above the other. Between these are intricately carved elephants and riders on
horseback.
The lowest architrave is supported on exquisitely carved bracket figures. The
panels are decorated with finely carved figures of men, women, yakshas, lions and
elephants.
The entire panel of the gateways is covered with sculptured scenes from the life of
Buddha, the Jataka Tales, events of the Buddhist times and rows of floral or lotus
motifs.
The scenes from Buddha's life show Buddha represented by symbols - the lotus,
wheel a riderless caparisoned horse, an umbrella held above a throne, foot prints
and the triratnas which are symbolic of Buddha, Dharma and Sangha.
The top panel has a Dharma chakra with two Yakshas on either side holding
chamaras. South of the Scenes depicted from Buddha's life are the Enlightenment
of Buddha (a throne beneath a peepul tree); the First Sermon (a Dharma chakra
placed on a throne); The Great Departure ( a riderless horse and an empty chariot
with an umbrella above ); Sujata's offering and the temptation and assault by
Mara.
Ashokan Pillars
• Asoka's pillars are basically a series of pillars that are spread all over the
northern part of the Indian sub continent. These pillars were set up during the
time Emperor Ashoka reigned in India. Most of the pillars, though damaged to
some extent still stand upright and are protected by the concerned authorities.
• Out of all the pillars, the most famous is the Ashokan pillar located at Sarnath.
Most of King Asoka's pillars have inscriptions of Ashoka's Dhamma or
philosophies. Read further about the famous Ashoka Pillar.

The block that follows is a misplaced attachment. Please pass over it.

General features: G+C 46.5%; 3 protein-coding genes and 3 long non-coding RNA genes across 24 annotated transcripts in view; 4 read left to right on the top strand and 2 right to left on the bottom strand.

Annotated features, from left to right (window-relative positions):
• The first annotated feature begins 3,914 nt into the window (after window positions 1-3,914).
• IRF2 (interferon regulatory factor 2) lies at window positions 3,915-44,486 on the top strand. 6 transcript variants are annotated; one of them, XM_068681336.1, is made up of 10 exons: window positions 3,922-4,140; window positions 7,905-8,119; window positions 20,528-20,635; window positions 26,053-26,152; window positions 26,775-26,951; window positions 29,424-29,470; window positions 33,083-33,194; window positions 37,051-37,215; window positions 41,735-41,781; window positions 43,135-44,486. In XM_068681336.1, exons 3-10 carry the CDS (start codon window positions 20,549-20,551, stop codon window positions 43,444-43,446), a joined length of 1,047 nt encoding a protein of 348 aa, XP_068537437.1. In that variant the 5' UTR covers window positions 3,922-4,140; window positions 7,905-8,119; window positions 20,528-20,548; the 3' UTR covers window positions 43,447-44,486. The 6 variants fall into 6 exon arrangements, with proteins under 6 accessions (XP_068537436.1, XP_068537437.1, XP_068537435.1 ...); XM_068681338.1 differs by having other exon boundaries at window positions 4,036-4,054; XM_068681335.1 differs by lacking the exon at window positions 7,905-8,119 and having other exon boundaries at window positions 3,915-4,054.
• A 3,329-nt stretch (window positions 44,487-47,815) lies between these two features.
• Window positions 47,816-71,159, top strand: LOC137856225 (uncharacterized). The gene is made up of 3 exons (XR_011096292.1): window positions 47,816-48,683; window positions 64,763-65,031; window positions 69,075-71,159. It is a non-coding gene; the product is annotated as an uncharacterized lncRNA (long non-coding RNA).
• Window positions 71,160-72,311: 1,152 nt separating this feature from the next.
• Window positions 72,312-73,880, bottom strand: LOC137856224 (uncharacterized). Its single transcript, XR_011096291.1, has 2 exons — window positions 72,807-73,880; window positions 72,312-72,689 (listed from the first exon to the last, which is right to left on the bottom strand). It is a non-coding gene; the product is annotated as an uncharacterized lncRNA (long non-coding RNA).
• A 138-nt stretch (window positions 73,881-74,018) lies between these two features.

• The pillar at Sarnath is believed to mark the site where Lord Buddha preached
his first sermon.
• It is said to be place where Buddha taught Dharma to five monks. The pillar at
Sarnath has an edict inscribed on it that reveals information about Ashoka's
stand against divisions of any sort in the society. When translated, it says "No
one shall cause division in the order of monks".
• The pillar at Sarnath is made of sandstone and is maintained in proper shape
even today.
• The appearance of the pillar is quite imposing. At the base of the pillar is
an inverted lotus flower which forms a platform for the pillar.
• At the top of the pillar are four lions sitting back to back facing the four
prime directions. Other illustrations on the pillar include the Dharma
Chakra (Wheel) with 24 spokes which can be seen on the Indian national
flag as well.
• All illustrations have their own meaning and significance. There are four
animals illustrated on the
• The illustration of an Elephant signifies Lord Buddha's conception. When
Buddha was conceived, his mother dreamt that a white elephant had
entered the womb.
• A Bull illustrated on the pillar signifies the zodiac sign of Taurus as it is said
that Buddha was born during the month of April May and also attained
enlightenment during this time.
• The Bull also stands as a symbol of Lord Shiva.The Horse stands for the
horse named Kanthaka that Buddha rode when he departed from his
palace to practice asceticism and attain enlightenment.
• The Lion that is illustrated signifies the attainment of enlightenment.
• The physical appearance of the pillars underscores the Buddhist doctrine. Most
of the pillars were topped by sculptures of animals.
• Each pillar is also topped by an inverted lotus flower, which is the most
pervasive symbol of Buddhism (a lotus flower rises from the muddy water to
bloom unblemished on the surface thus the lotus became an analogy for the